With Ernie Grunfeld’s return as Wizards president set to be official on Tuesday, the next decision for owner Ted Leonsis — and now Grunfeld — is deciding who will be the coach going forward. Randy Wittman has gone 16-31 since replacing former coach Flip Saunders on Jan. 24 and the team has made strides in recent weeks, winning six of its past six games.
Before the Wizards thrashed the horrible Charlotte Bobcats, 101-73, to win their fourth game in a row for the first time since Dec. 7-15, 2007, Wittman was asked about his future with the organization.
“I don’t really worry about that,” Wittman said. “I’m a coach that’s going to go out, and I’m going to do the best that I can. Whatever happens with that, I’ve got great confidence, whether that’s a situation that continues on here or somewhere else. That’s all I can do, and that’s all the players can do. Be true to yourself. Work your tail off, and let the chips fall where they may, and these guys have done that. I’m proud of the fact that they’ve done that.”
At the very least, the Wizards (18-46) will finish tied with the second-worst record in the NBA behind Charlotte. But Wittman has continued to hold players accountable for their minutes. Kevin Seraphin has made significant strides and John Wall is under more control in recent weeks. Overall, the players appear to have responded to him and an Eastern Conference scout said recently that Wittman has managed to keep the Wizards focused on getting better even when there is little left to accomplish this season.
“He’s done a good job. Instead of just keeping us motivated, he kept himself motivated. It’s hard to come here everyday and lose like that, but he keeps on going,” Jordan Crawford said recently. “Gives us emphasis to work on and we take it and run with it. He make it so simple on us, it’s just easy to go out and play for him.”
Wittman certainly wasn’t handed a full deck, but he has made the best of a difficult situation. The Wizards have dealt with injuries for much of the season, and Wittman has fielded the youngest team in franchise history, with two rookies and three second-year players, this month.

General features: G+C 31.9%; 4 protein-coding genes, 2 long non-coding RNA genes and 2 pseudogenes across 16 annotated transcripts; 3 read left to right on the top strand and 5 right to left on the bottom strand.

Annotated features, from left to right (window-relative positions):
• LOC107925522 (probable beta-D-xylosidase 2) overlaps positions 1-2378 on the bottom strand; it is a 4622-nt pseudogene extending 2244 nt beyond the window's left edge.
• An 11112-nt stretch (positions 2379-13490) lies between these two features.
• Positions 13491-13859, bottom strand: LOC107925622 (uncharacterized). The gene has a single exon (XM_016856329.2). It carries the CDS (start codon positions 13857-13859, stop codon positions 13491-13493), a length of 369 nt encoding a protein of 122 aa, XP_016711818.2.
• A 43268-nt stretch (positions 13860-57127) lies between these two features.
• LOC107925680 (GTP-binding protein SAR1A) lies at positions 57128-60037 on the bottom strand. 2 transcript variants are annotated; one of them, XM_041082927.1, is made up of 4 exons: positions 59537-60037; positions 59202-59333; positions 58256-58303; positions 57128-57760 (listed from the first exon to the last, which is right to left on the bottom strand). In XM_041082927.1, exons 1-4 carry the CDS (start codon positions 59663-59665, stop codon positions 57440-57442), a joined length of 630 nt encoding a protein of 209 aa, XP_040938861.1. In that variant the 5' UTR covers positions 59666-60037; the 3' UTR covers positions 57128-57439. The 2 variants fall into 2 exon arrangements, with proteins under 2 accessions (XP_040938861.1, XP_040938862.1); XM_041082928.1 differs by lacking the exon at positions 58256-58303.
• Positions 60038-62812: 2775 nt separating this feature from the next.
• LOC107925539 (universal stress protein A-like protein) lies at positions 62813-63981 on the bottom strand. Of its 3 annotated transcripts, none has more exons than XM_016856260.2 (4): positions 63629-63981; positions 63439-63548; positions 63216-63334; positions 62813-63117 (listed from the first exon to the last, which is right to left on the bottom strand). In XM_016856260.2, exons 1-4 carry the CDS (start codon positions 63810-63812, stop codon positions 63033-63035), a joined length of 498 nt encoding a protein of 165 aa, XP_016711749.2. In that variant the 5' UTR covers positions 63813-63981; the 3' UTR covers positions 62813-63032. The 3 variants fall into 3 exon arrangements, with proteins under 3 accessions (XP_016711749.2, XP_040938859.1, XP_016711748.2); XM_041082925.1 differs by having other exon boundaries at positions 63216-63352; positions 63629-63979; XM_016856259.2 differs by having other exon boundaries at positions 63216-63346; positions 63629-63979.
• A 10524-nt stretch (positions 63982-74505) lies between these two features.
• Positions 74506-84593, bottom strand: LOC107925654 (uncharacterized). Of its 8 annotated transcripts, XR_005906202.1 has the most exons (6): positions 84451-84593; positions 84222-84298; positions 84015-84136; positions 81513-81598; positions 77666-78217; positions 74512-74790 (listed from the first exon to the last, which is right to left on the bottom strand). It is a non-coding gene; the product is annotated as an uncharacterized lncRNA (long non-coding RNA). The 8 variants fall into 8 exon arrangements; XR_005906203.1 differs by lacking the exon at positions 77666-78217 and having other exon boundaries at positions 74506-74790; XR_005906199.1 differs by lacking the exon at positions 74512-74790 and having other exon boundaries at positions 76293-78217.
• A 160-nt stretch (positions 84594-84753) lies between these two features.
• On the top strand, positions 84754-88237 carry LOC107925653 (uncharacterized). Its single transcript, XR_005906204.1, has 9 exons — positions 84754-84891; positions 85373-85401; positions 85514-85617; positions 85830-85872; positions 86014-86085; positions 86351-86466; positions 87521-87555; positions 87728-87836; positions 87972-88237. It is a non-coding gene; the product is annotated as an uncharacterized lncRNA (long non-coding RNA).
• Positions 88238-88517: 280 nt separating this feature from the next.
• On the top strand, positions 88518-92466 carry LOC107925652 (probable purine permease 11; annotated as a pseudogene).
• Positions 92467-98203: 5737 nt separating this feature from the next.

“How do you adjust? Going through something like this always makes you a better coach. You’re ready for situations in the future that whether it’s injuries, trades, those situations arise, you either have learned a good lesson through it and know how to handle it differently, or you handled it pretty good and you know what to do when it happens again.”
With two games remaining, the Wizards remain intent on finishing the season strong and Wittman has repeatedly praised the effort of his players, even when they haven’t had much success. “I’m proud of the fact that we’re competing. We’ve won games against quality opponents coming down the stretch here, that are fighting for their lives in the playoffs. That means a lot,” Wittman said. “We’ve gone through a lot of injuries and a lot of roster changes and trades. It’s been a difficult year, no question, but one that I think that our guys have done the best through the circumstances.”
Putting a solid beatdown on the Bobcats on Monday and handing them their 21st consecutive loss meant a lot to Wittman. He was worried about his players getting overconfident against a significantly inferior opponent to even the Wizards.
“This is another step for our team,” Wittman said. “Because I was more nervous about this game than I was any game in the last month. It’s human nature. You don’t ever want to give a team that’s struggling an opportunity to breathe and right from the start, I thought our guys were into the game and going to jump on them like they did. We haven’t always done that and I was happy for the guys.”
Wittman admitted after the win over Charlotte that he is sad to see the season coming to an end with the team playing so well. “I’m always sorry. It really doesn’t matter if you’re good or bad, this is our lives. When a season is over, that next week is always, ‘What am I going to do with myself?’ ”
This year, maybe more than others.